As Ed Koch Dies, His City Lives

Ed Koch died this morning at 2:00am in New York City.  He was 88.  All the Manhattan television stations are plastered, pixel-to-pixel, with memories and videos from their vast archives memorializing his large life.  Ed was my first New York City major, and he embodied everything you wanted in a public leader:  He was brash and brilliant and caring and tough and brutal when he had to be.

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Failure of Verizon LTE on the New iPad

I had high hopes for Verizon and their LTE network when I first unboxed my new iPad. I knew the LTE spec could be as high as 20Mbps down and 10Mbps up — but I’d settle for half of those numbers.  I’d read reports that people were getting LTE speeds in NYC of 10Mbps down and 6Mbps up and I’d love to be able to live that fast on the web.

Unfortunately, my initial tests in Jersey City were lousy, and yesterday, I did some informal LTE testing around Bryant Park in New York City.  You’d think at 6th Avenue and 40th Street you’d have a saturating LTE signal from Verizon.  Here are the results of my first, dismal, test:  Two Verizon LTE bars and 1.7Mbps down and 1.47Mpbs up.  Ugh.  That’s miserable 3G territory!

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Lessons Viewed from Afar: Yoga at Bryant Park

One of the greatest things about living and working in New York City is seeing real life happenings that look like staged events.  Janna and I are currently teaching together in Manhattan, and all Summer we have had the pleasure to watch — from our classroom perch on West 40th Street — weekly group Yoga sessions in Bryant Park.  Last night after the final class, I flung open the window and took this image.  You can see the Bryant Park carousel in the foreground and at least 300 yoga students congregating and sprawling on yoga mats on the green.  The students change poses in unison.  It’s like watching a beautiful, magical, dance from afar between the trees.

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Tutorial: How to Get a 212 Area Code Phone Number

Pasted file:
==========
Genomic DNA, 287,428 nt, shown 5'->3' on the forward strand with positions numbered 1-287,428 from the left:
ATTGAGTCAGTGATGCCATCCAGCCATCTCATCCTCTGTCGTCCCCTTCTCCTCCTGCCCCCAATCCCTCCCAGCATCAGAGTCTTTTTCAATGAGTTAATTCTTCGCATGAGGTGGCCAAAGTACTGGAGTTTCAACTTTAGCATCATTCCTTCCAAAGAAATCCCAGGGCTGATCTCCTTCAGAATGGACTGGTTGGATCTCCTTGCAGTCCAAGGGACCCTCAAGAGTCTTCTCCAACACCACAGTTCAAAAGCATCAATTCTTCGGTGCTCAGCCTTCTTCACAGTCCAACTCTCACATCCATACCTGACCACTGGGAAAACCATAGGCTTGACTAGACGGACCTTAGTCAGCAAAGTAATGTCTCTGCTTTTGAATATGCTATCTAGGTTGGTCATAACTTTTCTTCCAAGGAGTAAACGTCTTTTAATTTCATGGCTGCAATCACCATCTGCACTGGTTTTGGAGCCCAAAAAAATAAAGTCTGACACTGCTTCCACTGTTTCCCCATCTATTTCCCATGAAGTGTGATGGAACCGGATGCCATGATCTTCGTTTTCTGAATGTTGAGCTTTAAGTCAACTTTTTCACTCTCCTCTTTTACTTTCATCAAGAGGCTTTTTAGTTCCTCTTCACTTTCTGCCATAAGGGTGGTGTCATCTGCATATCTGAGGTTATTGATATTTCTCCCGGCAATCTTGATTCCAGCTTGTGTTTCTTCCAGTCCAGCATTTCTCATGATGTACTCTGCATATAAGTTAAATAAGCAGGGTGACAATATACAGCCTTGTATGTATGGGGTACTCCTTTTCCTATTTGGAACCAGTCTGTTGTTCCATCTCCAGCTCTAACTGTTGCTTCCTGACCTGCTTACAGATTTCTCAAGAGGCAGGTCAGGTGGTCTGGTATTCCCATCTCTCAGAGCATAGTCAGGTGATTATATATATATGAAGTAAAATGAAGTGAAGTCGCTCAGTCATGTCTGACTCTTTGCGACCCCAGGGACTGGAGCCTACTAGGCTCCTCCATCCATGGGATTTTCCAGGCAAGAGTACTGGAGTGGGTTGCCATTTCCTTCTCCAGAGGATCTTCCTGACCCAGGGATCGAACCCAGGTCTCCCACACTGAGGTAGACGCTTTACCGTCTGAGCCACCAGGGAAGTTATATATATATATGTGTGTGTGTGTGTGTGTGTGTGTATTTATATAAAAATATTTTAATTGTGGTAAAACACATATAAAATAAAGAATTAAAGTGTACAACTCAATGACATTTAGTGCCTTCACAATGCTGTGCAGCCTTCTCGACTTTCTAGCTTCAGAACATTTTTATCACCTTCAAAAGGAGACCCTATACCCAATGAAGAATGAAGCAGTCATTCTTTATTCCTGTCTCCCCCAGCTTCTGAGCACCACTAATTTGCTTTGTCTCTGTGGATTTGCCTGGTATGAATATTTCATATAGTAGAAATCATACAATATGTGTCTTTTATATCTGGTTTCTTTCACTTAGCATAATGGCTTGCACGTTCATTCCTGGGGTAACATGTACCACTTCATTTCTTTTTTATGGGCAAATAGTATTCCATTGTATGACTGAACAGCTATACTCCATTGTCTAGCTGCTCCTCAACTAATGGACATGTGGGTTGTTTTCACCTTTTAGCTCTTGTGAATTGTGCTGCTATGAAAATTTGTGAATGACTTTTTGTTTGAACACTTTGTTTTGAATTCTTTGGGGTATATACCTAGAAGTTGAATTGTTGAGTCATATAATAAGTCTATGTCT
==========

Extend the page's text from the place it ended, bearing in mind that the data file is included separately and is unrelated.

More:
When I attended graduate school at Columbia University in the City of New York in the late 1980’s, one of chits of living on the Morningside Heights Campus — believe it or not — was getting a phone number with a 212 Area Code.  I know that may sound silly to some, but if you had a 212 phone number, that meant you lived in the exclusive borough of Manhattan, and you were desirable and important and to be envied by the rest of the world.

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From Manhattan to Brooklyn: Finding a New Way on the Subway

September 1st was my first day of riding the subway to work. Up until now, the Long Island Railroad was the most efficient way to get to my office, time wise. It only took seventeen minutes or so on the Long Island Railroad and I was a short walk away from the office. In just a few short days that will be changing as my office is relocating to Brooklyn — the DUMBO section of Brooklyn, specifically. There is no direct Long Island Railroad (LIRR) route there, and taking the LIRR and transferring to a subway would save about ten minutes and cost one hundred dollars more. This is, of course, unacceptable with baby Davidescu on the way. With that in mind, I could not help but notice many differences between the two train lines.

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Billy Burnette and the Four-Year iTunes Error

Billy Burnette plays a great rhythm guitar, and he earned most of his fame replacing Lindsey Buckingham in Fleetwood Mac.  Billy was bred into a star musical family, and he also performs solo — but Billy’s greatest gift is to convey beauty in just strumming behind other guitar greats like John Fogerty as part of a backup band.  Rhythm guitar has taken a backseat to lead guitar in the foolish modern American musical mindset — but don’t be mistaken — there is honor and necessity in playing proper rhythm and Billy does it righteously well with his massive Gibson guitar always in hand.  After recently discovering Billy, I was eager to purchase his solo Blues album — Memphis in Manhattan — but when I went to the iTunes store to click buy, my eye was deceived.

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The Great Depression Depression

Gordon Davidescu wrote this article.

In theory, it was all supposed to go a certain way. I was supposed to have everything in my apartment packed and either shipped, sold, or eliminated in other ways. I was supposed to stay with a friend on the Upper West Side of Manhattan for a little while until I found my own place to live, and then I was going to live there. That is how it was supposed to go, but that is not at all how it went; life has had other plans for me thusfar.

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